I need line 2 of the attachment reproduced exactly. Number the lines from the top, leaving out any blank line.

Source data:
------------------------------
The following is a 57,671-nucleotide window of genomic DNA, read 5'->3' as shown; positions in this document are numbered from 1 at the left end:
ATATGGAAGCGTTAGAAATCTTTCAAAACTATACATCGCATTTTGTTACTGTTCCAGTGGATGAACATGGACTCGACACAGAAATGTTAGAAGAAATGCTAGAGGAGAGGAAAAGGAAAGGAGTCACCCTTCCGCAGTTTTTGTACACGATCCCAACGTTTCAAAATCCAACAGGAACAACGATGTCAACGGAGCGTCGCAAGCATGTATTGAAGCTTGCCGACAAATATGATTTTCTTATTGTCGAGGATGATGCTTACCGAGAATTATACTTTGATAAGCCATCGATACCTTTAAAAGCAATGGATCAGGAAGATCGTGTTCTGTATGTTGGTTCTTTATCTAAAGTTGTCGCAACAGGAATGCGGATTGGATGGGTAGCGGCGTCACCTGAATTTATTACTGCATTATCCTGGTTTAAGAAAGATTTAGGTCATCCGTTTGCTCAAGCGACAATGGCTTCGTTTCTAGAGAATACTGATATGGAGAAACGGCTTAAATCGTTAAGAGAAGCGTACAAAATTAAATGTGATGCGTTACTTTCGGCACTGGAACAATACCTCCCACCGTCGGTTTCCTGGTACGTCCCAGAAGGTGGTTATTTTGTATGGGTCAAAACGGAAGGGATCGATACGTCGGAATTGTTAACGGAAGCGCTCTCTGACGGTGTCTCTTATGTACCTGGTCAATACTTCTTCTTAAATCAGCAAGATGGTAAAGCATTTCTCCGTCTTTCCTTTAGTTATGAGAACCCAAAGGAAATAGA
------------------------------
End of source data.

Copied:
ATATGGAAGCGTTAGAAATCTTTCAAAACTATACATCGCATTTTGTTACTGTTCCAGTGGATGAACATGGACTCGACACAGAAATGTTAGAAGAAATGCTAGAGGAGAGGAAAAGGAAAGGAGTCACCCTTCCGCAGTTTTTGTACACGATCCCAACGTTTCAAAATCCAACAGGAACAACGATGTCAACGGAGCGTCGCAAGCATGTATTGAAGCTTGCCGACAAATATGATTTTCTTATTGTCGAGGATGATGCTTACCGAGAATTATACTTTGATAAGCCATCGATACCTTTAAAAGCAATGGATCAGGAAGATCGTGTTCTGTATGTTGGTTCTTTATCTAAAGTTGTCGCAACAGGAATGCGGATTGGATGGGTAGCGGCGTCACCTGAATTTATTACTGCATTATCCTGGTTTAAGAAAGATTTAGGTCATCCGTTTGCTCAAGCGACAATGGCTTCGTTTCTAGAGAATACTGATATGGAGAAACGGCTTAAATCGTTAAGAGAAGCGTACAAAATTAAATGTGATGCGTTACTTTCGGCACTGGAACAATACCTCCCACCGTCGGTTTCCTGGTACGTCCCAGAAGGTGGTTATTTTGTATGGGTCAAAACGGAAGGGATCGATACGTCGGAATTGTTAACGGAAGCGCTCTCTGACGGTGTCTCTTATGTACCTGGTCAATACTTCTTCTTAAATCAGCAAGATGGTAAAGCATTTCTCCGTCTTTCCTTTAGTTATGAGAACCCAAAGGAAATAGA